All activities will receive a numerical grade of 0–100. You will receive a score of 0 for any work not submitted. Your final grade in the course will be a letter grade. Letter grade equivalents for numerical grades are as follows:






























Below 60

To receive credit for the course, you must earn a letter grade of C or better (for an area of study course) or D or better (for a non-area of study course), based on the weighted average of all assigned course work (e.g., exams, assignments, discussion postings, etc.).


First Steps to Success

To succeed in this course, take the following first steps:

Study Tips

Consider the following study tips for success:


Students at Thomas Edison State College are expected to exhibit the highest level of academic citizenship. In particular, students are expected to read and follow all policies, procedures, and program information guidelines contained in publications; pursue their learning goals with honesty and integrity; demonstrate that they are progressing satisfactorily and in a timely fashion by meeting course deadlines and following outlined procedures; observe a code of mutual respect in dealing with mentors, staff, and other students; behave in a manner consistent with the standards and codes of the profession in which they are practicing; keep official records updated regarding changes in name, address, telephone number, or e-mail address; and meet financial obligations in a timely manner. Students not practicing good academic citizenship may be subject to disciplinary action including suspension, dismissal, or financial holds on records.


Academic Dishonesty

Thomas Edison State College expects all of its students to approach their education with academic integrity—the pursuit of scholarly activity free from fraud and deception. All mentors and administrative staff members at the College insist on strict standards of academic honesty in all courses. Academic dishonesty undermines this objective. Academic dishonesty can take the following forms:

Please refer to the Academic Code of Conduct Policy in the College Catalog and online at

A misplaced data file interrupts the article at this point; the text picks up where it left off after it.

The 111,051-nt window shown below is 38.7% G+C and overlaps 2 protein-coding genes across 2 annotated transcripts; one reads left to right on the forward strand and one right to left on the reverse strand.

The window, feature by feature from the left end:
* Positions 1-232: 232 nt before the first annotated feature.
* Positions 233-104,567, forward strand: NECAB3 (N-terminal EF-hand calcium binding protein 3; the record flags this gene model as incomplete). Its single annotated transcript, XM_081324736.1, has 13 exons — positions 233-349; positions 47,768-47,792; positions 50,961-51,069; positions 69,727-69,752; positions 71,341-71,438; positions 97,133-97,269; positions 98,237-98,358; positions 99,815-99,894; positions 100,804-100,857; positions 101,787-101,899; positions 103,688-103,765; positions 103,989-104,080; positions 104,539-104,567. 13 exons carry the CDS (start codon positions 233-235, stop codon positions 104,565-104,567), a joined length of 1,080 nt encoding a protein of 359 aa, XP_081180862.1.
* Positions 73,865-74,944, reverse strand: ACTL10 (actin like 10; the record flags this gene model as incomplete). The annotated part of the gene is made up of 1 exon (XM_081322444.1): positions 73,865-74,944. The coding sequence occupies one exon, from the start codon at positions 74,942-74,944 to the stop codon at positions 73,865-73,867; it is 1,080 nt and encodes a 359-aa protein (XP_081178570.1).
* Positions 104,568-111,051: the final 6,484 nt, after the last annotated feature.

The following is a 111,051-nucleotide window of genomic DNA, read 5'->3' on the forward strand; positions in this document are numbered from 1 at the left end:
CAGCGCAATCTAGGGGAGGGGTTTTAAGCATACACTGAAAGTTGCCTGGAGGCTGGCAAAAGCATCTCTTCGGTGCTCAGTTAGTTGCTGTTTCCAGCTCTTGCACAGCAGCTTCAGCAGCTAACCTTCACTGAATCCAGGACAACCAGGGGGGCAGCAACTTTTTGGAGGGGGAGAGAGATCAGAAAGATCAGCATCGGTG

Using someone else’s work as your own is plagiarism. Thomas Edison State College takes a strong stance against plagiarism, and students found to be plagiarizing will be severely penalized. If you copy phrases, sentences, paragraphs, or whole documents word-for-word—or if you paraphrase by changing a word here and there—without identifying the author, or without identifying it as a direct quote, then you are plagiarizing. Please keep in mind that this type of identification applies to Internet sources as well as to print-based sources. Copying and pasting from the Internet, without using quotation marks and without acknowledging sources, constitutes plagiarism. (For information about how to cite Internet sources, see Online Student Handbook > Academic Standards > “Citing Sources.”)

Accidentally copying the words and ideas of another writer does not excuse the charge of plagiarism. It is easy to jot down notes and ideas from many sources and then write your own paper without knowing which words are your own and which are someone else’s. It is more difficult to keep track of each and every source. However, the conscientious writer who wishes to avoid plagiarizing never fails to keep careful track of sources.

Always be aware that if you write without acknowledging the sources of your ideas, you run the risk of being charged with plagiarism.

Clearly, plagiarism, no matter the degree of intent to deceive, defeats the purpose of education. If you plagiarize deliberately, you are not educating yourself, and you are wasting your time on courses meant to improve your skills. If you plagiarize through carelessness, you are deceiving yourself.

For examples of unintentional plagiarism, advice on when to quote and when to paraphrase, and information about writing assistance and originality report checking, click the links provided below.

Examples of Unintentional Plagiarism 

When to Quote and When to Paraphrase

Writing Assistance at Smarthinking

Originality Report Checking at Turnitin


Disciplinary Process

First-time incidents of academic dishonesty concerning plagiarism may reflect ignorance of appropriate citation requirements. Mentors will make a good faith effort to address all first-time offenses that occur in courses. In these cases, the mentor may impose sanctions that serve as a learning exercise for the offender. These may include the completion of tutorials, assignment rewrites, or any other reasonable learning tool including a lower grade when appropriate. The mentor will notify the student by e-mail. Decisions about the sanctions applied for subsequent plagiarism offenses or other violations will be made by the appropriate dean’s office, with the advice of the mentor or staff person who reported the violation. The student will be notified via certified mail of the decision. Options for sanctions include: